In adition he took many photographs of the ruins of baroque churches, jungle landscapes, and bare breasted Guatemalan laundresses. These reveal a more artistic eye though they did not sell well. It was during this period that domestic issues began to intrude on his career. In February 1878 Muybridge was tried for the murder of his wife’s lover, a certain Major Larkyns, a known adventurer and con man, but was acquitted by the jury who presumably considered it justifiable to kill for adultery. In May 1871 Muybridge had married Flora Stone who worked as a retoucher at Nahl’s Photographic Gallery. He was 42 and she 21 and was often left to her own devices when Muybridge was absent. Two years into the marriage she met Major Larkyns. In May 1874 a child christened Floredo Helios was born during Muybridge’s absence. Larkyns had been warned by Muybridge to keep away from Flora and not to communicate with her. Consequently when shown a letter proving that the communication was still extant and that the child was probably not his but Larkyn’s, Muybridge acted swiftly. He immediately travelled to where Larkyns worked, asked to speak with him, and shot him dead at the open door of his house where a card game was going on. Muybridge then surrended himself to the authorities. Part of the evidence for the defence was the photograph of Muybridge seated on the edge of the rock looking out into the abyss – a sure indication of insanity - but his defence lawyers may also have cited as extenuating material the head injury he had sustained when his coach was involved in an accident, for such injuries were said to effect character and to dispose the individual towards violent acts.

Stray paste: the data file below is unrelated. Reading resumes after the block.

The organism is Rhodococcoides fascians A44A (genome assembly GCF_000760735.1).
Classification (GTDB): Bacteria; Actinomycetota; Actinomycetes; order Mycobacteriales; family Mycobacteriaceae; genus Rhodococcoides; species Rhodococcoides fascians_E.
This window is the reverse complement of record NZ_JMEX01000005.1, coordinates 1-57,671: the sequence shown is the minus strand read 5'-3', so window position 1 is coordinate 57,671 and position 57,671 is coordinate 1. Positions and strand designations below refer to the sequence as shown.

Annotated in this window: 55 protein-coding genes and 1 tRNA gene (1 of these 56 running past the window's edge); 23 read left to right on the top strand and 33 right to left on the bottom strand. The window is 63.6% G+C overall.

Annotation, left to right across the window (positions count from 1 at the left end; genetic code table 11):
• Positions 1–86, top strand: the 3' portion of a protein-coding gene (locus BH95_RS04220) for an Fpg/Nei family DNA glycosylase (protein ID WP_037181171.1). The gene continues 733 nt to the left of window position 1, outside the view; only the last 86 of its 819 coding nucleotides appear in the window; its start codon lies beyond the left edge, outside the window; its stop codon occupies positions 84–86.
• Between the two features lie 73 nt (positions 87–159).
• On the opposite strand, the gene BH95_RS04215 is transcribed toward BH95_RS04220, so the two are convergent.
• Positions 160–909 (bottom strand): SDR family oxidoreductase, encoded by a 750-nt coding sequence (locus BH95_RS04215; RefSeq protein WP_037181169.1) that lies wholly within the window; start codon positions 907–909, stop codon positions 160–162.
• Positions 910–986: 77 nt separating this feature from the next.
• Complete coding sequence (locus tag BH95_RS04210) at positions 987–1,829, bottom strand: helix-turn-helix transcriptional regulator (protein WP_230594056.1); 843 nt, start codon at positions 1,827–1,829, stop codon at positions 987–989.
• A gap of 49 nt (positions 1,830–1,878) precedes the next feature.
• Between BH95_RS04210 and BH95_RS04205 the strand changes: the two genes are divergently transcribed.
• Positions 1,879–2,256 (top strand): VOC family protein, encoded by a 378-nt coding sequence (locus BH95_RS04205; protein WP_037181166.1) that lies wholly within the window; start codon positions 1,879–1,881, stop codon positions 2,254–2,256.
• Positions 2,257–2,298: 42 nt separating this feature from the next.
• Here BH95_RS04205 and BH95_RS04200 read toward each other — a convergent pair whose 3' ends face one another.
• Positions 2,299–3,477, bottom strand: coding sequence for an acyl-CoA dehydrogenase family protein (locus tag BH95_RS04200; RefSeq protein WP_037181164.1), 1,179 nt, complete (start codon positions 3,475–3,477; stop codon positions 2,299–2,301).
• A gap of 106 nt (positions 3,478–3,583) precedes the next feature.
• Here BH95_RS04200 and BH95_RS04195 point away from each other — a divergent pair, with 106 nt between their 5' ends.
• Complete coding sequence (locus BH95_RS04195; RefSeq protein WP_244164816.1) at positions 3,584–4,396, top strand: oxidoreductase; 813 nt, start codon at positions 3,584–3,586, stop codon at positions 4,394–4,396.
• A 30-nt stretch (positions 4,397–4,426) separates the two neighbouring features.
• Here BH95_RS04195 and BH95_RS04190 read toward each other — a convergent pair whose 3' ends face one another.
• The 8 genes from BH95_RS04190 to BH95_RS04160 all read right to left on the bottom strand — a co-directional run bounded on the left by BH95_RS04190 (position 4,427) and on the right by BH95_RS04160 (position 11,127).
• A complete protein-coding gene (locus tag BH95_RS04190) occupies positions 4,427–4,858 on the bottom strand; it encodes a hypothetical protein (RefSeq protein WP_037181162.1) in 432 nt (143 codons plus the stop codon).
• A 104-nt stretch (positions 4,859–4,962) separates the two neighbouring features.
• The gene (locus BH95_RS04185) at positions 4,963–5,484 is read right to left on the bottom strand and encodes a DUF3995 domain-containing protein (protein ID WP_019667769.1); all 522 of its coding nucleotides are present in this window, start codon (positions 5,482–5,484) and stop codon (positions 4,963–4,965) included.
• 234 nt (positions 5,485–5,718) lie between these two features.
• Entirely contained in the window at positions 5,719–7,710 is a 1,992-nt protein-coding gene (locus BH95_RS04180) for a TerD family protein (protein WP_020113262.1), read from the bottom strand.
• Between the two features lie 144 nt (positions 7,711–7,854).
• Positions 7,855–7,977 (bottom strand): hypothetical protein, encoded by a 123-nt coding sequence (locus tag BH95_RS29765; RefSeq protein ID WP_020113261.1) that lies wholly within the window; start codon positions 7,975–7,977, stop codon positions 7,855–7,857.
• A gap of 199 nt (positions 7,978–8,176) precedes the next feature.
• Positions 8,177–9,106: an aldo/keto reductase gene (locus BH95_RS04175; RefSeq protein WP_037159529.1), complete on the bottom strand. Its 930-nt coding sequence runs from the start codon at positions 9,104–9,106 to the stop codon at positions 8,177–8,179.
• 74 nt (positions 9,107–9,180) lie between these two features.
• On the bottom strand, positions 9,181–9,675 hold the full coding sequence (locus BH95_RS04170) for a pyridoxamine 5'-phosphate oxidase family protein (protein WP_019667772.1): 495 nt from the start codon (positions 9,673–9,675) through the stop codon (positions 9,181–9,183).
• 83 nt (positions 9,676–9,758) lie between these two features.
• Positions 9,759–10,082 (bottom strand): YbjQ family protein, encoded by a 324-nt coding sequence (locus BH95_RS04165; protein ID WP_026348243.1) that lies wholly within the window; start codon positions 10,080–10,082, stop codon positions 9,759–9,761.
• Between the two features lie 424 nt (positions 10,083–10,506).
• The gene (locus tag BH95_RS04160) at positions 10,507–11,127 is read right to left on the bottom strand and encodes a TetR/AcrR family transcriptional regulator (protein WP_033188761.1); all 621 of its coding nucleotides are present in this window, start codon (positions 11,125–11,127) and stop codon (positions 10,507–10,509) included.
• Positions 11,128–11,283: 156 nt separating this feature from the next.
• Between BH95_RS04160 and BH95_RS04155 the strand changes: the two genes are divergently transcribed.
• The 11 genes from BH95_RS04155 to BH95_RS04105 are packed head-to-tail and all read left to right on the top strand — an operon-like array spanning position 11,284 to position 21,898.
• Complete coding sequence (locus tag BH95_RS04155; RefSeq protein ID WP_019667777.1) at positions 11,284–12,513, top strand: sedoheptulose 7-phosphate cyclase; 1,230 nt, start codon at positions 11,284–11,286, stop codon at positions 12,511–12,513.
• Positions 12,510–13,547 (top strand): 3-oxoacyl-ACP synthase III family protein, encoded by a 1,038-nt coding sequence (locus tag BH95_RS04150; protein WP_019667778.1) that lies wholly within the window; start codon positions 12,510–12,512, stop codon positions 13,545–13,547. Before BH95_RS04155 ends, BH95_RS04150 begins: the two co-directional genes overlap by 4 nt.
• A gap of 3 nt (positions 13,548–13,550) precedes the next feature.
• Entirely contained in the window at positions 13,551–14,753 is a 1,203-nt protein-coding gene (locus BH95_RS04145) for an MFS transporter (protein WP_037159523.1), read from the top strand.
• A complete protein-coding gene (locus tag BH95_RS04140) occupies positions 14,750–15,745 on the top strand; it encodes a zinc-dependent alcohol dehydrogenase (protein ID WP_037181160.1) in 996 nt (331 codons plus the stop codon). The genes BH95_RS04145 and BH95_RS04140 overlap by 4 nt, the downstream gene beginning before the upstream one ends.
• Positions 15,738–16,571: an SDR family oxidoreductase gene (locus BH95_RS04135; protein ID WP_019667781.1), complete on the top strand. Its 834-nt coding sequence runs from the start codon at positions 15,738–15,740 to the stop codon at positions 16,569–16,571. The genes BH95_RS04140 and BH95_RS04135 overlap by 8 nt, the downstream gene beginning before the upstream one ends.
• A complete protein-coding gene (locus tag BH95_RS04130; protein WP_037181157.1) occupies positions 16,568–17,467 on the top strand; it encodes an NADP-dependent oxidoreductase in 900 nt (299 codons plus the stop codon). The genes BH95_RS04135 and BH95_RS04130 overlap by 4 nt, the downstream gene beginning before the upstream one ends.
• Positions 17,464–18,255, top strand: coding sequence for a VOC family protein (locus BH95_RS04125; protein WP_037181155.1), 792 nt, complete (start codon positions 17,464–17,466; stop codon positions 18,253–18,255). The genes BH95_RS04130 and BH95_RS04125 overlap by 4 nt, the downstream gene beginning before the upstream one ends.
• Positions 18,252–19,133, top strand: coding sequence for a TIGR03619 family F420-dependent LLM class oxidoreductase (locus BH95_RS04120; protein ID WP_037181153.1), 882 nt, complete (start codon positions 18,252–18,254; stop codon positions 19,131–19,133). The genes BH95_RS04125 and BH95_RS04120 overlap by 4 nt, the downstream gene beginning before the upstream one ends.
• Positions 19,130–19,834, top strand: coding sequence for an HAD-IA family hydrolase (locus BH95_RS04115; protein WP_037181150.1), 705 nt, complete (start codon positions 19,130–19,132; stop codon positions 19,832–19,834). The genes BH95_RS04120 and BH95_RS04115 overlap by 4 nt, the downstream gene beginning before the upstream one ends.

Despite the scandal of the trial Muybridge’s reputation as a photographer had been building up substantially during all this time. One of his many projects was with the Central Pacific Railroad and through this he was asked by Leland Stanford, the president of that company, to settle a certain matter pertaining to whether a trotting horse had all four legs off the ground at any time. This was a matter of great disputation among racing men and artists, who tended to depict the trotting or galloping horse with all four legs outstretched in rocking horse style (e.g. Gericault). Muybridge’s first attempt in 1872 to freeze the action of Stanford’s horse Occident failed, but in April of the following year he was able to demonstrate that all four feet were clearly lifted from the ground. The murder trial had taken place in 1875 and two years later Muybridge felt able to resume his photographic career by making a spectacular panorama of San Francisco using eleven 18 x 22 inch plates that covered the whole city. This project was repeated later in the same year to create a panorama of over 17 feet. These panoramas were expressions of civic pride and were taken from the top of Nob Hill where the super rich railroad executives lived in ostentatious luxury. Muybridge had already documented Leland Stanford’s palatial residence. This was a patrician view of San Francisco and Muybridge’s prints show little evidence of activity; the streets seem strangely quiet for the capital of commerce that it purported to be. For this was California’s Silver Age which promised to all and sundry the American dream. But the truth of the matter was that it was only the railroad barons and their like who reaped the benefits of this expansion, and this gross inequality, the source of the third area of conflict to overtake America after the civil war and the war against the Indians, fuelled by profound social unrest. All the dissension that precipitated strike actions which in turn rebounded in a sustained series of xenophobic attacks against the Chinese, was invisible in Muybridge’s work . But this absence had in all probability more to do with photographic techniques than with any overt political stance.